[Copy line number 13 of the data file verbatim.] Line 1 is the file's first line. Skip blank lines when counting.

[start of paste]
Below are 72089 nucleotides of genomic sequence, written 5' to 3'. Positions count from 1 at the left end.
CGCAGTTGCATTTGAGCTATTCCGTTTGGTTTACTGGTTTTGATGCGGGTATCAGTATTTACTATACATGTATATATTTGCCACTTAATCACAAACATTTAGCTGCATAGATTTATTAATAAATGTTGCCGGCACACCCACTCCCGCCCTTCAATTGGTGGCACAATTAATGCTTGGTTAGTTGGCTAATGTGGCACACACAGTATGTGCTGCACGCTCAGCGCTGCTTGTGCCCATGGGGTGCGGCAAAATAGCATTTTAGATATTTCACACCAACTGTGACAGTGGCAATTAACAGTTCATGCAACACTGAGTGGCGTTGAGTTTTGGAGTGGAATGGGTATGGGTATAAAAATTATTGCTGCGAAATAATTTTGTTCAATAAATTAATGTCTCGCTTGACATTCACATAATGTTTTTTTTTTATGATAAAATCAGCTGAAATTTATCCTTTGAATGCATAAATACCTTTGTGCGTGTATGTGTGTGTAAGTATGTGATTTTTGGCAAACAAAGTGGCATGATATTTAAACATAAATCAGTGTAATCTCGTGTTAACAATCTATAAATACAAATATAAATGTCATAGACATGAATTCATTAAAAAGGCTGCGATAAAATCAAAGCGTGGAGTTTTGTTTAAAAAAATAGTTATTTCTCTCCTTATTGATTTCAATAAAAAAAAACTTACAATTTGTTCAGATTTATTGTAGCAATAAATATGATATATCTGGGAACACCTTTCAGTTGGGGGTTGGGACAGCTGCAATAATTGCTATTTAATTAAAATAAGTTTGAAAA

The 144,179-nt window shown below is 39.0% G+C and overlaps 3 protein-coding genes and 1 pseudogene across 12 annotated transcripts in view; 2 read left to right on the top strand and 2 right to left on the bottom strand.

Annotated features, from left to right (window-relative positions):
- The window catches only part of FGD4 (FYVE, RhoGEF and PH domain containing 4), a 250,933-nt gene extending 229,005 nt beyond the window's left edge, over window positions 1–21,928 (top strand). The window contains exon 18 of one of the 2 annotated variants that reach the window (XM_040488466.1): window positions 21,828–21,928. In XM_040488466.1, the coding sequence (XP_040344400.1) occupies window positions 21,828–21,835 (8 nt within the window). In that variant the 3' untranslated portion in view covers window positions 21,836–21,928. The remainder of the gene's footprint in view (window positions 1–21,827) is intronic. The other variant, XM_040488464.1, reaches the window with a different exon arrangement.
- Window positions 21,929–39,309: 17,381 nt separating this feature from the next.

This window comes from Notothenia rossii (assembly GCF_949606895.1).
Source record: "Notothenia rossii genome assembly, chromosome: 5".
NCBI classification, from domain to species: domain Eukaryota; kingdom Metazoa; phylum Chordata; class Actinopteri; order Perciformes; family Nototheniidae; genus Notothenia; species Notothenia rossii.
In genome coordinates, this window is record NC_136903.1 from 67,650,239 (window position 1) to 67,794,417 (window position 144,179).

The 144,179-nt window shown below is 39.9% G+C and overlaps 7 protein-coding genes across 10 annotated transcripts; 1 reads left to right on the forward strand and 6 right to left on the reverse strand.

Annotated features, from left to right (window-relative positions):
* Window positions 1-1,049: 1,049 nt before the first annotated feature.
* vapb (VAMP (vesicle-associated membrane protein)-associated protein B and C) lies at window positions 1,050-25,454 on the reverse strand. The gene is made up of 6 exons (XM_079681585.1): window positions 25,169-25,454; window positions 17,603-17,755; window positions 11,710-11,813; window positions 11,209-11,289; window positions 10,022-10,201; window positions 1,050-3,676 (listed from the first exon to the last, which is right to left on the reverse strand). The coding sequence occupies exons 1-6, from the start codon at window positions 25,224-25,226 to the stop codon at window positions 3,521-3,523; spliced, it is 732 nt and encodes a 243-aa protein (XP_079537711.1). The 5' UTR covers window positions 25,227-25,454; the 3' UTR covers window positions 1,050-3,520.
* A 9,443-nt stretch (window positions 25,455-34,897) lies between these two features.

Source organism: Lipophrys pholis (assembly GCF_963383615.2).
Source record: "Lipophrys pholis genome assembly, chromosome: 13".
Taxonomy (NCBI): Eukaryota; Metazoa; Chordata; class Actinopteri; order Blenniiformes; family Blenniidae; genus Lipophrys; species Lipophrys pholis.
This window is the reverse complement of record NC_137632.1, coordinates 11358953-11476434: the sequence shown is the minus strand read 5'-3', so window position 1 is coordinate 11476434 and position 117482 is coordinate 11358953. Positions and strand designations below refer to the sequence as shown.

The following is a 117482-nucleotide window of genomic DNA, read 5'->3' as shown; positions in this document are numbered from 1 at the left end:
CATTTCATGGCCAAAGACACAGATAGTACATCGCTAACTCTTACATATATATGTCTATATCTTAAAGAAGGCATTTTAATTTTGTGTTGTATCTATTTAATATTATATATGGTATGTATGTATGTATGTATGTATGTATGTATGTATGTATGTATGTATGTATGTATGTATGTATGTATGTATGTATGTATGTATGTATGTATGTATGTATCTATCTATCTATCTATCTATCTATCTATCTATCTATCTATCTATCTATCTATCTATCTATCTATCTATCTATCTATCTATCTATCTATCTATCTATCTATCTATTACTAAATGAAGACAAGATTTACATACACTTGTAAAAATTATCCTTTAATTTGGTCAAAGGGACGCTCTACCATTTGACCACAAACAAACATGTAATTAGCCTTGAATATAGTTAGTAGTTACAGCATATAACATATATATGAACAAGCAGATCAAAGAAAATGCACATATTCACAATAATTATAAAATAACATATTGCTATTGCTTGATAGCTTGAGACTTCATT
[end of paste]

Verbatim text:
* Window positions 1-1,049: 1,049 nt before the first annotated feature.